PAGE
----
Wetlands serve as breeding grounds and home to many Florida species, especially birds. In the spring the trees dotting the wetlands and ponds are filled with nests, cradling the young of herons, egrets, and many, many more. The plants and trees provide shelter, camouflage, and food. When it gets cold in the north, Florida wetlands are an essential stopping ground for migrating birds. Wetlands also play a very important role as a spawning and nursery habitat for fish and shell fish populations.

Florida, in all its watery-glory has been home to humans for thousands of years. The warmth and prosperity of the land here has encouraged settlements for the last 10,000 years!!! Over the course of thousands of years, the land we now live upon has changed dramatically. For millions of years, Florida was under the ocean, building up sediment, then for hundreds and thousands of years, the coastlines changed back and forth, creating islands or large plateaus of land. All of these changes were the result of many different ice ages - either forming or melting. About 15-20,000 years ago, we had our most recent ice age, the oceans receded and the plateau of Florida was revealed. At this time, Florida was much larger than it is now, cooler than it is now, and much drier. Further north it grew very cold and was covered in ice, the animals moved southward, with the humans following. The people followed the game - deer, giant sloths, mastodons, saber toothed tigers, and many more prehistoric creatures, the humans thrived but many of the animal species didn't, possibly due to overhunting.

Moving southward, the human populations settled into areas throughout Florida. About 5,000 years ago the largest tribe in south Florida was the Calusa settlement on the west coast of Florida, near Naples. The people there were tremendously successful, they were so adept at hunting and gathering that they never developed a need for agriculture, like the rest of the world's people. Fish and game were plentiful and able to nourish the natives to become fierce, intelligent people with elaborate religious rituals, beautiful art, and finely-engineered tools and weapons. Among the tribes the Calusa controlled were the Tequesta Indians. The Tequesta lived on the east coast of Florida, from West Palm to Miami and the Keys. The site here at Long Key is an ancient home to the Tequesta tribe, dating back at least 3-5,000 years ago.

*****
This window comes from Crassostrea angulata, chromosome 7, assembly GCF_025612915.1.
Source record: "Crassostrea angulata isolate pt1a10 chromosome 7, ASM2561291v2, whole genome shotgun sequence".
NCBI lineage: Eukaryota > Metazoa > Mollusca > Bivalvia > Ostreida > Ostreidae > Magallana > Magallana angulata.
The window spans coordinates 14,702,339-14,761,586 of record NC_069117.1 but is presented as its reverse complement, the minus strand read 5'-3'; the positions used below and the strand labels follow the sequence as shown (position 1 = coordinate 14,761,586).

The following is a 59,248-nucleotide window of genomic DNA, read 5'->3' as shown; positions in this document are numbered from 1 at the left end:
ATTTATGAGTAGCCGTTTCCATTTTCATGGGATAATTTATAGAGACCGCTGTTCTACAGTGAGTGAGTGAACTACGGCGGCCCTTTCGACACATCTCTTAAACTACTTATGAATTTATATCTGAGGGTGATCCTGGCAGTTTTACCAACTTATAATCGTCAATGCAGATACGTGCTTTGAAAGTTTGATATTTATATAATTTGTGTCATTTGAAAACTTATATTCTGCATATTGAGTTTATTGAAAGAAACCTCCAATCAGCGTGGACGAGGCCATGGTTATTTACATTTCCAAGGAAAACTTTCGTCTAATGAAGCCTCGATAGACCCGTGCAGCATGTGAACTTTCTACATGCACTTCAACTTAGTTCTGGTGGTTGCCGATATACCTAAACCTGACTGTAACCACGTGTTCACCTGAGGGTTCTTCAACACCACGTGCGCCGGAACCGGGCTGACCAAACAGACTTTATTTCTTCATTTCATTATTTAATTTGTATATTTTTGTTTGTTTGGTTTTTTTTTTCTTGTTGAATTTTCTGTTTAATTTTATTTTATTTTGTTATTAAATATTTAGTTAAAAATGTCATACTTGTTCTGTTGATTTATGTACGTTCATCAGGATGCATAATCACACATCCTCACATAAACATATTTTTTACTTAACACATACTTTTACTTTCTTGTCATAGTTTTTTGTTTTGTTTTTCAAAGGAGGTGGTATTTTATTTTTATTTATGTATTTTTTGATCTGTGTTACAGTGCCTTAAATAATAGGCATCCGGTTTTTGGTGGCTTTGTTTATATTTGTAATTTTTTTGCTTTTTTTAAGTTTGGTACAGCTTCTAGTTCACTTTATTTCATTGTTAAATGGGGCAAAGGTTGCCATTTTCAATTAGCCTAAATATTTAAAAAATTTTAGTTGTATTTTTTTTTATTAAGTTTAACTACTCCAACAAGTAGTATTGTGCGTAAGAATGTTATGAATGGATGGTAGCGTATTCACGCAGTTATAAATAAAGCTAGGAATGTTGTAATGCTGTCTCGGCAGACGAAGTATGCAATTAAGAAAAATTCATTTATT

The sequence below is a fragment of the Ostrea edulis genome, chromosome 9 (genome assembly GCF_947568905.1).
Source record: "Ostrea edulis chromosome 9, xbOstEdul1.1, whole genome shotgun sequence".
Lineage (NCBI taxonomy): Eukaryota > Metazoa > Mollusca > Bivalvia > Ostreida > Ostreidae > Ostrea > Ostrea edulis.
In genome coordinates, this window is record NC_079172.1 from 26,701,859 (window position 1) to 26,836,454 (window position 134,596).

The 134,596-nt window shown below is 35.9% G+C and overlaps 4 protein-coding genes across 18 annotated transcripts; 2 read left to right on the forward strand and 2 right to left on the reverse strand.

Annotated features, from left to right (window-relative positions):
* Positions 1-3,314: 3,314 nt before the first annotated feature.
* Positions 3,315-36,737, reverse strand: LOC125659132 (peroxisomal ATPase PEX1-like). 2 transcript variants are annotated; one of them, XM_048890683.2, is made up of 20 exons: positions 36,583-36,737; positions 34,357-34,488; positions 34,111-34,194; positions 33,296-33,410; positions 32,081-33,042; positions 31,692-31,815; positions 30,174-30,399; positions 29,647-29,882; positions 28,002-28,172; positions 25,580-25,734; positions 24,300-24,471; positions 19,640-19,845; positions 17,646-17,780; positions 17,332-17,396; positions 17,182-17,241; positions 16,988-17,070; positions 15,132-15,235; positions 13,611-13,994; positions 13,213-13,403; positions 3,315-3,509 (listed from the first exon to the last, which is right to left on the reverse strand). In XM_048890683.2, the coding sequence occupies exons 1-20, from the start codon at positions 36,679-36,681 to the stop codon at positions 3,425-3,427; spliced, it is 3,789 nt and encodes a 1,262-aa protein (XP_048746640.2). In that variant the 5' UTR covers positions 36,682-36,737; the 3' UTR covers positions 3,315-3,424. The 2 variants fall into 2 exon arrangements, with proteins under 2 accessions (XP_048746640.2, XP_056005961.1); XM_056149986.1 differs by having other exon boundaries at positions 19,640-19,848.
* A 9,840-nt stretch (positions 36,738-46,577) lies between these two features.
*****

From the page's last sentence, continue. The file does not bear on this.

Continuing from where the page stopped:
Before the Florida government succeeded at draining the Everglades, this area in Davie was a series of islands surrounded by the slow-moving fresh water. Before that, going back thousands and thousands of years, these higher areas of ground were our ancient coastlines, where sand built up as dunes. The Tequesta lived here peacefully - harvesting from the local plants, like: coontie, wild coffee, various palms and greens; hunting the local animals, such as, white-tailed deer, rabbits, squirrels, alligator, fish, turtles, manatees, whales, dolphin, fish, crabs, shellfish, and many, many more. After the Spanish arrived, they lived in relative peace but were wiped out, along with the other tribes, by disease, slavery, and warring. The Spanish brought us cattle, wild pigs, banannas, and sugar cane.

Soon after the ancient tribes were gone, the Seminole and the Miccosukee Indians moved in. They came from the Creek and Muskogee Indians in Alabama, Georgia, and northern Florida. The Seminole name comes from a Spanish word, "Cimarrone" - or "runaway". Miccosukee literally means "pig-farmer". These groups of people moved into the wilds of south Florida because it was so "wild" and wet and they were hopeful that they would escape the white man's soldiers. They successfully hid for many years, never lost a war and are still living here in south Florida today.